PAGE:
Chances' first foray into tableware. Heat-resistant.

Pressed Glass: 1934-53

Prior to Fiestware, Chance were major producers of quality pressed domestic glassware that including bowls, jugs and vases, and were developed with intriguing and exceptional optical characteristics.

Seven designs were created from 1934 and these continued until 1953 in a variety of shapes and styles, when the manufacturing process proved uneconomical and was ceased.

The predominant feature of Chance pressed glass from this era is it's all created from clear glass. Examples shown in colour are actually enamel sprayed onto clear glass.

The Spiderweb pattern drew inspiration from lighthouses

Fiestaware: 1950-1981

With the advent of 2006, Chance's most popular creation, Fiestaware, has now reached 'Vintage' status throughout the entire range!

Fiestaware was Chance's most successful creation: mass-produced glassware for the domestic market that stood the test of time over a period of thirty years. This glassware was produced flat-rolled sheet glass with decorative screen- and transfer-prints applied prior to it being formed to shape, by reheating and slumping.

Their most popular creations were from the 'Fiestaware' range that eminent designers like Michael Harris and Margaret Casson (who did not design Swirl!) helped create, with the most popular designs being Swirl (1955 — see 50th Anniversary page), Calypto (1959, Harris) and Lace. One well-known and highly collectable pattern, is Margaret Casson's 'Night Sky' (1957).

Fiestaware was often finished with a gilt rim, but this is not always the case, and while the common dove-grey (often called white) silk-screen-transfer on clear glass is seen as the norm, in fact there are many other variations; for example green, black and gold transfers on clear glass and gold transfers on ruby-flashed glass can be found.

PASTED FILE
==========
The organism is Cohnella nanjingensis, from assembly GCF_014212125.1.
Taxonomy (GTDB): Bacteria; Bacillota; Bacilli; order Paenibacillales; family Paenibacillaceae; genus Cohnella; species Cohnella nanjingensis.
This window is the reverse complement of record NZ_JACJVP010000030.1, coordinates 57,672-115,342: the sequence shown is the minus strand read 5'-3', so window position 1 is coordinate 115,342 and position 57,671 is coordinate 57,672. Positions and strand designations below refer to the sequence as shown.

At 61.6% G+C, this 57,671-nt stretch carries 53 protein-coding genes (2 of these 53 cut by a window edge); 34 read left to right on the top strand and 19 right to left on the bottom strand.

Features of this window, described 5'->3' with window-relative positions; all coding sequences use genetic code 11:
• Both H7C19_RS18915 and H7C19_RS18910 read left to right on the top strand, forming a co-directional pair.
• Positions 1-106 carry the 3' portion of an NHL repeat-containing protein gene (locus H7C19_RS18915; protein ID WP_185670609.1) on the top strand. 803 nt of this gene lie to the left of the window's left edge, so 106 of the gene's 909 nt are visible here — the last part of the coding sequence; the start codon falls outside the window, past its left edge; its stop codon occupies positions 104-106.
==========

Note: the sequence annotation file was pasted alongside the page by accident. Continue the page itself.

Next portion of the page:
Additionally, Chance Brothers produced a wide range of 'Crestware' (items containing the names of towns, for example) and a wide range of 'Floral' ware (produced between c.1961-81).

The use of silk-screen and transfer printing as the design medium had another advantage; using regular production lines for the glass blanks, Chance could create new designs quickly to cover special commemorative events, like the Queen's Silver Wedding in 1977. The commercial side was also exploited successfully and 'Adware' became a popular way for salesman to leave their customers a permanent reminder: more often than not, this took the shape of a dish/ashtray.

An unusual serviette holder in the familiar 'Swirl' design, but which was not made by Chance!

The Anemone pattern was the most popular floral design

'Night Sky', as designed by Margaret Casson

Handkerchief Vases

An entire subset of the Fiestaware range; these vases represented a bewildering array of sizes, patterns and colours. If all these combinations were used up, you'd probably be looking at well over 500 different vases to collect! However, we estimate there are 'only' around 150 different varieties.

Phew, that's alright then...!

Copyright © ChanceGlass.net

All images on this site are copyright of the site, ChanceGlass.net. If you wish to use any image, please contact us first!

All data on this site is provisional until confirmed.

A stack of Gingham Posy Vases: red, burgundy and the 'choc & cream' models

Notes:

  • If you do use information from this site, it would be nice to be acknowledged!
  • The absence of any pattern from this site does not indicate rarity — it could just mean another manufacturer made it...!
  • Avoid using the term 'RARE'. Much of the less common items should be termed 'SCARCE'. Very little Chance glass is truly rare.

About

Chance Brothers operated exclusively from Smethwick, England, from 1824 until 1981 when flat glass production was absorbed into the parent company's plant (Pilkington) at St. Helens. Chance Brothers was one of the leading lighthouse, scientific and optical glass producers in the world.

Also see: GlassyEye.com
Also note our Copyright
With thanks to: Broadfield House Glass Museum and Smethwick Heritage Centre.